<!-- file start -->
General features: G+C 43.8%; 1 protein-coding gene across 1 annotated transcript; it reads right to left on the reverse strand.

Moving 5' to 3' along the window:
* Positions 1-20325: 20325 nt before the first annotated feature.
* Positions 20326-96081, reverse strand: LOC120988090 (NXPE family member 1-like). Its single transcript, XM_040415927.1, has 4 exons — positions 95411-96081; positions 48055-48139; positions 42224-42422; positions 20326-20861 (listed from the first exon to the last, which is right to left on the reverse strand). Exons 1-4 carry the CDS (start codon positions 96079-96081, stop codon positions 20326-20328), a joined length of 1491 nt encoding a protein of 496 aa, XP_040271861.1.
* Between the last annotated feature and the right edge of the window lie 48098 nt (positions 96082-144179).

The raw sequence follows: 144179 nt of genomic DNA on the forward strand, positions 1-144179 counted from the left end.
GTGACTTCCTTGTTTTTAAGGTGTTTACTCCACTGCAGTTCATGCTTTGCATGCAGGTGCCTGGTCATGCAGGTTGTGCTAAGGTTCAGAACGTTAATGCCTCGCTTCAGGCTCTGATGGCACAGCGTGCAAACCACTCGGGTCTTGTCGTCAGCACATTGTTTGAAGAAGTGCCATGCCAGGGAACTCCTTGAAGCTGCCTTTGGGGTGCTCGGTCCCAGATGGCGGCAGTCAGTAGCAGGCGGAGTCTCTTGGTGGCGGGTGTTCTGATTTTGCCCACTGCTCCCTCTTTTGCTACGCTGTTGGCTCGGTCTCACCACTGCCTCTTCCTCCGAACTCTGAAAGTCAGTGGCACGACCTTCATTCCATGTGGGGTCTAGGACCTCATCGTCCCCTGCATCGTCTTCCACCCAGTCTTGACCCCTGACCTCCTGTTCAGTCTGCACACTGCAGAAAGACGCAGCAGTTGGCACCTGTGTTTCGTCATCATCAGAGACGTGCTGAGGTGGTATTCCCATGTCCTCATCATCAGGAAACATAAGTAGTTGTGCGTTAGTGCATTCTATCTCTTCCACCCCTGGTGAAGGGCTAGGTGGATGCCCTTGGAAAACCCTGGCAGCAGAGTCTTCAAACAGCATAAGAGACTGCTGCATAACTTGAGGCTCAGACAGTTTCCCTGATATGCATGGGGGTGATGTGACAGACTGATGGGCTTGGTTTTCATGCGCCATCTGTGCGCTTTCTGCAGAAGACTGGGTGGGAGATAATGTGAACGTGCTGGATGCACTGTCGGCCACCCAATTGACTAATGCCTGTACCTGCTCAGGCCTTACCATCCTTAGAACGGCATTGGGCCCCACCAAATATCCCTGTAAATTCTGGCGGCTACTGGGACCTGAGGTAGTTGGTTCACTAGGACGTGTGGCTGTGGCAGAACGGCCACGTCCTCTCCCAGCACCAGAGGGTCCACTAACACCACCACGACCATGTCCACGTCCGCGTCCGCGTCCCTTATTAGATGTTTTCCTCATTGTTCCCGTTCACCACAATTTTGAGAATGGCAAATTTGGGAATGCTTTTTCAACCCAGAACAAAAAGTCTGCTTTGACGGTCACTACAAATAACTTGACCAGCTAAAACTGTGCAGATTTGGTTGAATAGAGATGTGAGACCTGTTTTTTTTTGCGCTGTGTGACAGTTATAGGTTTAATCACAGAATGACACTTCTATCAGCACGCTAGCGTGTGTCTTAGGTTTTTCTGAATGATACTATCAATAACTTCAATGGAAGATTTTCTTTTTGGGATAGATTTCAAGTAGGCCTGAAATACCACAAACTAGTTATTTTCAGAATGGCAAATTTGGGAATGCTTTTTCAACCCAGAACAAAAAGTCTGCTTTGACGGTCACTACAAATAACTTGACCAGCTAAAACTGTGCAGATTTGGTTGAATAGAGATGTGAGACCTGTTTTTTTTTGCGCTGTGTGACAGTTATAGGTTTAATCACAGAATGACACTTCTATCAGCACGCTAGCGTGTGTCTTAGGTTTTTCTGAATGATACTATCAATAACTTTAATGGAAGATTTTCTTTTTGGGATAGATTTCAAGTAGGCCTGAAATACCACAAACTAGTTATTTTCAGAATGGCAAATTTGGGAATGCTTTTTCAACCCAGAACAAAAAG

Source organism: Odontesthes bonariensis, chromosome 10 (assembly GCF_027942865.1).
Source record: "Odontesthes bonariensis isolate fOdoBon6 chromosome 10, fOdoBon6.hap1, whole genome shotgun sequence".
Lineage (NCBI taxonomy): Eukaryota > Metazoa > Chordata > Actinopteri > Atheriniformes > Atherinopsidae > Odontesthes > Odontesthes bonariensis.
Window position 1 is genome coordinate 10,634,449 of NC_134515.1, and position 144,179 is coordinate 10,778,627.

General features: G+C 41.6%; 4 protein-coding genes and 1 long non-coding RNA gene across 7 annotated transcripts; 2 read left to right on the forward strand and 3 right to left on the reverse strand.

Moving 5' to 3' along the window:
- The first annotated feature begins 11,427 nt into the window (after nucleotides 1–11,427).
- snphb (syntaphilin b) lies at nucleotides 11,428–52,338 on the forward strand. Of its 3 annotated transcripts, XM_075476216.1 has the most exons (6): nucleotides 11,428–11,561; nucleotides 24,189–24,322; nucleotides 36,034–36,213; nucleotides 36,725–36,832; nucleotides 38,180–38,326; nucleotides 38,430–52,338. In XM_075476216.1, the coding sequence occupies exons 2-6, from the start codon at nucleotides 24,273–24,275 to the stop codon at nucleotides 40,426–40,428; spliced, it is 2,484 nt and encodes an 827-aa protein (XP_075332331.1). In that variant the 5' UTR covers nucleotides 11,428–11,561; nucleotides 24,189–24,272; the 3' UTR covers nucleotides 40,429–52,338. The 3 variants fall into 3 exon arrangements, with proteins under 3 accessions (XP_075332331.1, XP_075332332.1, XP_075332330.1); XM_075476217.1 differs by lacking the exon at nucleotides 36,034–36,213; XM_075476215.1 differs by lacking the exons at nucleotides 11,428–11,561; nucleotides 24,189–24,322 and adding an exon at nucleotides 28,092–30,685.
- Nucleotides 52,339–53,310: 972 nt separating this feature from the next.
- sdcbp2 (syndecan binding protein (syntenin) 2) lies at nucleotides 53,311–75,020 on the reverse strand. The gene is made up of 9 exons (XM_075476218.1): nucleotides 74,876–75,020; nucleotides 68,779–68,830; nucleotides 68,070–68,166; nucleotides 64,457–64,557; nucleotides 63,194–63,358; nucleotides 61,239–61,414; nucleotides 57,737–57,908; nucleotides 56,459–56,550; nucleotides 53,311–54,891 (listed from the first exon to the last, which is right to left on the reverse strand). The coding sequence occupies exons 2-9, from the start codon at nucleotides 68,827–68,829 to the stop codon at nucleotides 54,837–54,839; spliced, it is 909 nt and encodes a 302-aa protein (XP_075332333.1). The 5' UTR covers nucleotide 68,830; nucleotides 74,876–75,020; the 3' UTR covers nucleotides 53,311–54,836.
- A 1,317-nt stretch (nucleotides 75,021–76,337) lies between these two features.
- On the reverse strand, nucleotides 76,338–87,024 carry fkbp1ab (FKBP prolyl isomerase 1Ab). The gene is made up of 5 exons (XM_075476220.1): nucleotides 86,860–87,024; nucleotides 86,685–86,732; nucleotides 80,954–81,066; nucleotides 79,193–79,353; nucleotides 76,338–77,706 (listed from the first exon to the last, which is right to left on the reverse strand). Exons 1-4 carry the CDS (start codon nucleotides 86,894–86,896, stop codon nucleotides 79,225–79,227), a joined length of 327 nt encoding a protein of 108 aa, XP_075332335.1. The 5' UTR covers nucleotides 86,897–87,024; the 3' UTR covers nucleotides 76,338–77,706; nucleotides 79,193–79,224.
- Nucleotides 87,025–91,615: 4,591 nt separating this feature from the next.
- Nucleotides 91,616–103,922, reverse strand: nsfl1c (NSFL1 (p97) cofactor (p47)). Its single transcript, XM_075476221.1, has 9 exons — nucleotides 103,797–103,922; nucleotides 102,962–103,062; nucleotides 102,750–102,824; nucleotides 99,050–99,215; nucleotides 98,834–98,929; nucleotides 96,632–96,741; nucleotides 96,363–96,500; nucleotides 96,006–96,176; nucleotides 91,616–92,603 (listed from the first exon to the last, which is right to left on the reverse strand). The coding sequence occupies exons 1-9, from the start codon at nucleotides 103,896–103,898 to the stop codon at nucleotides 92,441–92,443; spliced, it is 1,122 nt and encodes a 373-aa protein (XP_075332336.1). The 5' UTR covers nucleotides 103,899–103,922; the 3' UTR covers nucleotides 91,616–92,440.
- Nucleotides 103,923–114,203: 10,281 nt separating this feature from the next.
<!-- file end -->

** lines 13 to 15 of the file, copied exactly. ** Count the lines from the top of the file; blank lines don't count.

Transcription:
Moving 5' to 3' along the window:
- The first annotated feature begins 11,427 nt into the window (after nucleotides 1–11,427).
- snphb (syntaphilin b) lies at nucleotides 11,428–52,338 on the forward strand. Of its 3 annotated transcripts, XM_075476216.1 has the most exons (6): nucleotides 11,428–11,561; nucleotides 24,189–24,322; nucleotides 36,034–36,213; nucleotides 36,725–36,832; nucleotides 38,180–38,326; nucleotides 38,430–52,338. In XM_075476216.1, the coding sequence occupies exons 2-6, from the start codon at nucleotides 24,273–24,275 to the stop codon at nucleotides 40,426–40,428; spliced, it is 2,484 nt and encodes an 827-aa protein (XP_075332331.1). In that variant the 5' UTR covers nucleotides 11,428–11,561; nucleotides 24,189–24,272; the 3' UTR covers nucleotides 40,429–52,338. The 3 variants fall into 3 exon arrangements, with proteins under 3 accessions (XP_075332331.1, XP_075332332.1, XP_075332330.1); XM_075476217.1 differs by lacking the exon at nucleotides 36,034–36,213; XM_075476215.1 differs by lacking the exons at nucleotides 11,428–11,561; nucleotides 24,189–24,322 and adding an exon at nucleotides 28,092–30,685.